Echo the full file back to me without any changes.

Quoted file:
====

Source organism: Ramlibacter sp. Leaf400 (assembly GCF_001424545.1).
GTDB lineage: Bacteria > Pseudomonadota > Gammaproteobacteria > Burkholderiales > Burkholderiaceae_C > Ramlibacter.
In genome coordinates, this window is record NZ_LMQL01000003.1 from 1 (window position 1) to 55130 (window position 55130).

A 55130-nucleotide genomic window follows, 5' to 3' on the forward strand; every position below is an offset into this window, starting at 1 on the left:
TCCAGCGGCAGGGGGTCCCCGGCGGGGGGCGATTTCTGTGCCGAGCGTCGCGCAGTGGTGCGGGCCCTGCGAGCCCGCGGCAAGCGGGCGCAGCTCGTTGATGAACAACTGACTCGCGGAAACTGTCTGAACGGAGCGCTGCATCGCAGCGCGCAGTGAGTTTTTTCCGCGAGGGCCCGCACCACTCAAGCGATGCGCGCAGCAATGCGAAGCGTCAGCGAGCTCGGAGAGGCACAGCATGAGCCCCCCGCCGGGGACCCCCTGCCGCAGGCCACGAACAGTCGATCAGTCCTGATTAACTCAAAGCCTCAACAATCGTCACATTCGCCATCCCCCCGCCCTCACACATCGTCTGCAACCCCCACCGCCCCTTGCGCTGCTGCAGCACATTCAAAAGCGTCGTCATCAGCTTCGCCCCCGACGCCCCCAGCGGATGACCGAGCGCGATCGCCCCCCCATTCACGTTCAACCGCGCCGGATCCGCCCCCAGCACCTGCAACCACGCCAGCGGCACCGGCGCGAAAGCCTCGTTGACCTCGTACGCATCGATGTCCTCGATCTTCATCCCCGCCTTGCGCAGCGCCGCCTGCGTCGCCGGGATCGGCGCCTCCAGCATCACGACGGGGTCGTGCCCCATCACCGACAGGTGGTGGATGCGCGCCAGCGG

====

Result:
Source organism: Ramlibacter sp. Leaf400 (assembly GCF_001424545.1).
GTDB lineage: Bacteria > Pseudomonadota > Gammaproteobacteria > Burkholderiales > Burkholderiaceae_C > Ramlibacter.
In genome coordinates, this window is record NZ_LMQL01000003.1 from 1 (window position 1) to 55130 (window position 55130).

A 55130-nucleotide genomic window follows, 5' to 3' on the forward strand; every position below is an offset into this window, starting at 1 on the left:
TCCAGCGGCAGGGGGTCCCCGGCGGGGGGCGATTTCTGTGCCGAGCGTCGCGCAGTGGTGCGGGCCCTGCGAGCCCGCGGCAAGCGGGCGCAGCTCGTTGATGAACAACTGACTCGCGGAAACTGTCTGAACGGAGCGCTGCATCGCAGCGCGCAGTGAGTTTTTTCCGCGAGGGCCCGCACCACTCAAGCGATGCGCGCAGCAATGCGAAGCGTCAGCGAGCTCGGAGAGGCACAGCATGAGCCCCCCGCCGGGGACCCCCTGCCGCAGGCCACGAACAGTCGATCAGTCCTGATTAACTCAAAGCCTCAACAATCGTCACATTCGCCATCCCCCCGCCCTCACACATCGTCTGCAACCCCCACCGCCCCTTGCGCTGCTGCAGCACATTCAAAAGCGTCGTCATCAGCTTCGCCCCCGACGCCCCCAGCGGATGACCGAGCGCGATCGCCCCCCCATTCACGTTCAACCGCGCCGGATCCGCCCCCAGCACCTGCAACCACGCCAGCGGCACCGGCGCGAAAGCCTCGTTGACCTCGTACGCATCGATGTCCTCGATCTTCATCCCCGCCTTGCGCAGCGCCGCCTGCGTCGCCGGGATCGGCGCCTCCAGCATCACGACGGGGTCGTGCCCCATCACCGACAGGTGGTGGATGCGCGCCAGCGG